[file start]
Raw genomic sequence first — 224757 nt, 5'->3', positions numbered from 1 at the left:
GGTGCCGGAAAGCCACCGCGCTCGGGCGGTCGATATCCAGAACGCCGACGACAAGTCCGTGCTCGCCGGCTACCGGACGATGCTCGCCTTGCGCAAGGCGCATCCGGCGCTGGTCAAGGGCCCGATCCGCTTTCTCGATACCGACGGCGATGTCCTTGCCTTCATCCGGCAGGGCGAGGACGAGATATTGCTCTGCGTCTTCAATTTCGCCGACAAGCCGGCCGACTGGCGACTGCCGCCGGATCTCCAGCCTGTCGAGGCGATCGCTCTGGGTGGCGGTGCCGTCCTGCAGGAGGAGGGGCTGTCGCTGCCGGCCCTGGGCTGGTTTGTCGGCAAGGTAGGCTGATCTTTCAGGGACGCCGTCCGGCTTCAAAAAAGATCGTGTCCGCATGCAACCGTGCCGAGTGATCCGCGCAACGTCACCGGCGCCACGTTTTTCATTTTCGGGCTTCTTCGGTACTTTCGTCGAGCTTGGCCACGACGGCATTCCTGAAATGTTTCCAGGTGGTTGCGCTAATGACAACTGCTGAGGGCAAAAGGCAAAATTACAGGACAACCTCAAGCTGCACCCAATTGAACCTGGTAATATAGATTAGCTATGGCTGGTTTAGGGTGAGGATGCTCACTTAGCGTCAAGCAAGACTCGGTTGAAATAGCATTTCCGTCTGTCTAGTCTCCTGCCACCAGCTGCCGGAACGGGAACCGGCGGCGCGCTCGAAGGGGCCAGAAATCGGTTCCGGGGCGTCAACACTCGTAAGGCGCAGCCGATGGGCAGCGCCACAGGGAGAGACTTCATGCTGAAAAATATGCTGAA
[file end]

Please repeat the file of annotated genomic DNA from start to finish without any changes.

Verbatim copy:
Raw genomic sequence first — 224757 nt, 5'->3', positions numbered from 1 at the left:
GGTGCCGGAAAGCCACCGCGCTCGGGCGGTCGATATCCAGAACGCCGACGACAAGTCCGTGCTCGCCGGCTACCGGACGATGCTCGCCTTGCGCAAGGCGCATCCGGCGCTGGTCAAGGGCCCGATCCGCTTTCTCGATACCGACGGCGATGTCCTTGCCTTCATCCGGCAGGGCGAGGACGAGATATTGCTCTGCGTCTTCAATTTCGCCGACAAGCCGGCCGACTGGCGACTGCCGCCGGATCTCCAGCCTGTCGAGGCGATCGCTCTGGGTGGCGGTGCCGTCCTGCAGGAGGAGGGGCTGTCGCTGCCGGCCCTGGGCTGGTTTGTCGGCAAGGTAGGCTGATCTTTCAGGGACGCCGTCCGGCTTCAAAAAAGATCGTGTCCGCATGCAACCGTGCCGAGTGATCCGCGCAACGTCACCGGCGCCACGTTTTTCATTTTCGGGCTTCTTCGGTACTTTCGTCGAGCTTGGCCACGACGGCATTCCTGAAATGTTTCCAGGTGGTTGCGCTAATGACAACTGCTGAGGGCAAAAGGCAAAATTACAGGACAACCTCAAGCTGCACCCAATTGAACCTGGTAATATAGATTAGCTATGGCTGGTTTAGGGTGAGGATGCTCACTTAGCGTCAAGCAAGACTCGGTTGAAATAGCATTTCCGTCTGTCTAGTCTCCTGCCACCAGCTGCCGGAACGGGAACCGGCGGCGCGCTCGAAGGGGCCAGAAATCGGTTCCGGGGCGTCAACACTCGTAAGGCGCAGCCGATGGGCAGCGCCACAGGGAGAGACTTCATGCTGAAAAATATGCTGAA